TORONTO (Reuters) - Canada’s main stock index rose on Thursday, helped by broad gains for financial stocks a day after the Federal Reserve hiked interest rates and struck a hawkish note on further increases, a move which weighed on Canadian gold miners.
The Toronto Stock Exchange’s S&P/TSX composite index closed up 21.13 points, or 0.14 percent, at 15,218.31, while U.S. stocks continued to hover near record levels as investors viewed the Fed’s interest rate outlook as a sign of confidence in the economy.
“As long as the consumer remains healthy and we’re having wage inflation, the U.S. economy should remain quite strong,” said Ben Jang, portfolio manager at Nicola Wealth Management.
“Generally the equity markets can easily absorb rates rising to a certain point.”
The financials group gained 0.8 percent as bond yields extended their climb since the U.S. election. Higher yields reduce the value of insurance companies’ liabilities and increase net interest margins of banks.
Royal Bank of Canada rose 0.9 percent to C$91.49 and Toronto-Dominion Bank added 1.1 percent to C$66.51.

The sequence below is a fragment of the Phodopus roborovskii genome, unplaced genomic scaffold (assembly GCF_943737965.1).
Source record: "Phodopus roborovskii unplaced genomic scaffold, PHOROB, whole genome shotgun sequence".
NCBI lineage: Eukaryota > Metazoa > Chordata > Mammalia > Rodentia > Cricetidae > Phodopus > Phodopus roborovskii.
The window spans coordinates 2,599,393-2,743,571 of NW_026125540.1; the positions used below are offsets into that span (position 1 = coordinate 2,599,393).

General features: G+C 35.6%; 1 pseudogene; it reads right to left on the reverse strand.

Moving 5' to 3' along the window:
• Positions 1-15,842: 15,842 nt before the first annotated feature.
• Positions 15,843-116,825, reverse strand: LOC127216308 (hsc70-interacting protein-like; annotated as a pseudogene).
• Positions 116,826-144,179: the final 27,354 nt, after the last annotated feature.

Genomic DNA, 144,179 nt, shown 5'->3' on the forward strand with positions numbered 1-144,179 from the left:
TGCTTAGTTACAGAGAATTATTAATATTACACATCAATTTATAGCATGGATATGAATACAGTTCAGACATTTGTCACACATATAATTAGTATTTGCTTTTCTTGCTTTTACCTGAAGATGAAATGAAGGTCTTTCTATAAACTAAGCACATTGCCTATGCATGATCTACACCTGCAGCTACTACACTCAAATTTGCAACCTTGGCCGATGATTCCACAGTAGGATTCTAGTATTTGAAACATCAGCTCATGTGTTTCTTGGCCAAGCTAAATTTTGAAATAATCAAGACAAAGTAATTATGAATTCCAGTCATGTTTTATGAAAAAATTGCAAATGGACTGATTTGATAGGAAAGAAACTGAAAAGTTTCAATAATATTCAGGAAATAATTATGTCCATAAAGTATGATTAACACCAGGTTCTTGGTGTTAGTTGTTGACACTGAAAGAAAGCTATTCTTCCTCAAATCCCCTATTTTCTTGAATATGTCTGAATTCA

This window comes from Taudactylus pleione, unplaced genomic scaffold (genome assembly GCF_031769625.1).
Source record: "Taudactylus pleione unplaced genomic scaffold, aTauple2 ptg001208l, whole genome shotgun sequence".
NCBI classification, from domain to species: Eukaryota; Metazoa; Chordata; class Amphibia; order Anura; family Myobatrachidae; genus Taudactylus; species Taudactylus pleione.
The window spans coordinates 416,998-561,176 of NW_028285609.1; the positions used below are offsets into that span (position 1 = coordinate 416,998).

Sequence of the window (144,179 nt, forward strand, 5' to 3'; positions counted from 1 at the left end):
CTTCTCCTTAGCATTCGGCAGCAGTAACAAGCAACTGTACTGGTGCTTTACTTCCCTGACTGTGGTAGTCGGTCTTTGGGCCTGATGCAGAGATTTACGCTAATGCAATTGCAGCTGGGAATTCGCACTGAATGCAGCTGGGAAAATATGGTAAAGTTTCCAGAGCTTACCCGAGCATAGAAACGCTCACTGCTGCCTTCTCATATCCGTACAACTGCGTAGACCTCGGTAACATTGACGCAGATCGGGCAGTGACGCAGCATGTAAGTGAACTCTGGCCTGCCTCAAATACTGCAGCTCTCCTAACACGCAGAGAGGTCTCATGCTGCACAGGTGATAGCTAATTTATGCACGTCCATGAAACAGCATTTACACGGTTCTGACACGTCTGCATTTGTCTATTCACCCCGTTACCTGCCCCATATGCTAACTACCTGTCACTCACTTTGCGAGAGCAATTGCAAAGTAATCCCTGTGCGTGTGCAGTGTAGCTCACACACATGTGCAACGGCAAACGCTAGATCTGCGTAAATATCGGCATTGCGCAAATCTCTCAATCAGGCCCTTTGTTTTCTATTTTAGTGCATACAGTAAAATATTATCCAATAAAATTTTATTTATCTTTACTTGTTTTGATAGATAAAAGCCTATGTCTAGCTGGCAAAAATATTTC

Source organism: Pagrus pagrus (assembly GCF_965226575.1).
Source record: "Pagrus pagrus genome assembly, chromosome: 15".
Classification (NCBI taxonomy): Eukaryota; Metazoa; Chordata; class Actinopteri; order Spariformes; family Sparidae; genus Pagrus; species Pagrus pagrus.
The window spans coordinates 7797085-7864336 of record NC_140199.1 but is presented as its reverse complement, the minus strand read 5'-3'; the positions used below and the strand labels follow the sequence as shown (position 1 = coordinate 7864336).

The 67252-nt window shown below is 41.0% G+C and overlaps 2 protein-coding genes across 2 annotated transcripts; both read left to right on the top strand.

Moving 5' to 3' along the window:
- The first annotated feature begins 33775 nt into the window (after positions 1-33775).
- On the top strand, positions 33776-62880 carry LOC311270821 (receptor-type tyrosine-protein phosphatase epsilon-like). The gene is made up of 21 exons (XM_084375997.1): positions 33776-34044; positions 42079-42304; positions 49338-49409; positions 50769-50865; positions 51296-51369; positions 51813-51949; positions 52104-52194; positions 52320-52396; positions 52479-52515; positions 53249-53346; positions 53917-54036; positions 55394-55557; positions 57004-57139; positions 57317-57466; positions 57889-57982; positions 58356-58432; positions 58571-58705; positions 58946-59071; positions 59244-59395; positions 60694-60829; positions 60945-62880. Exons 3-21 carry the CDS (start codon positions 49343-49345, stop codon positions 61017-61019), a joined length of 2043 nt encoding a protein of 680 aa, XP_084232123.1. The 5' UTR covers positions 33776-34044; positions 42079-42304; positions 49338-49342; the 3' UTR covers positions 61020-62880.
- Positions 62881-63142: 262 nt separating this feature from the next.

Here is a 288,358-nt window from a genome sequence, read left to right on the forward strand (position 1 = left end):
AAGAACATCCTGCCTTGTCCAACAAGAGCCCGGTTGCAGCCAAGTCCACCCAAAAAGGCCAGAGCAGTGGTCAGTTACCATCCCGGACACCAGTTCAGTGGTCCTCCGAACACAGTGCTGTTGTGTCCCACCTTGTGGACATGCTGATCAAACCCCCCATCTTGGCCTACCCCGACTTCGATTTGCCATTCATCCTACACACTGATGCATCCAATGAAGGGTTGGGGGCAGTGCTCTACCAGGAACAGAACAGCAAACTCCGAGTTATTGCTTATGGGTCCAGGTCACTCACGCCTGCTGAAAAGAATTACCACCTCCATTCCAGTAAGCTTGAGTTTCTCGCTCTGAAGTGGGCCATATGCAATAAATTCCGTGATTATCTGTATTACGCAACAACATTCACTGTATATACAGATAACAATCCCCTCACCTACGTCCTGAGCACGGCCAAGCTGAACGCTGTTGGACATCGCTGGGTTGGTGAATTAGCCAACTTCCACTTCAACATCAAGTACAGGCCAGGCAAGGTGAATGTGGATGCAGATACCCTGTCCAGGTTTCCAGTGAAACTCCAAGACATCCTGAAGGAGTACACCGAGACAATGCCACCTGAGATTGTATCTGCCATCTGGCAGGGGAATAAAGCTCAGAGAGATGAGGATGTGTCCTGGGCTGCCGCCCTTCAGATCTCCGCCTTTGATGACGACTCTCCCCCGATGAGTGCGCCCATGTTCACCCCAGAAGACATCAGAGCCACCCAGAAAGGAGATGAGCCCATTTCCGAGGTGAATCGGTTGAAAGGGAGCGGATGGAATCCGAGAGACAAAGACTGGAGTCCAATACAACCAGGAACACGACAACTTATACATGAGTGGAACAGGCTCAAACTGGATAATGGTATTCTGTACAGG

A strategy to tap debt markets outside of Canada enabled Manulife to complete its biggest round of financing for seven years during 2016, its chief financial officer said.
Shares of the country’s largest life insurer gained 2.6 percent to C$25.01.
Energy stocks added 0.5 percent as oil settled little changed after sliding to its lowest level in a week in volatile trade, while Bombardier jumped 2.1 percent to C$1.95 after saying growth in its rail business and the ramp-up of the C Series aircraft program should help boost full-year consolidated revenue in 2017 by a low single-digit percentage. [O/R]
Six of the index’s 10 main groups gained ground. The index had its sharpest fall in a month in the prior session.
The materials group, which includes precious and base metals miners and fertilizer companies, dropped 2.2 percent, with Barrick Gold Corp falling 4.4 percent to C$18.68 and Yamana Gold Inc down 5.9 percent at C$3.51.
Gold fell more than 1 percent to a 10-1/2-month low as higher bond yields lifted the opportunity cost of holding the non-yielding precious metal and the U.S. dollar surged to a 14-year high. [GOL/]
Supermarket owner Empire Co Ltd fell 17 percent to C$15.52 after reporting a sharp miss on quarterly profit as same-store sales fell.
Canadian manufacturing sales unexpectedly fell 0.8 percent in October from September on widespread weakness, indicating fourth-quarter growth could be sluggish.
Additional reporting by Alastair Sharp; Editing by Paul Simao and Phil Berlowitz
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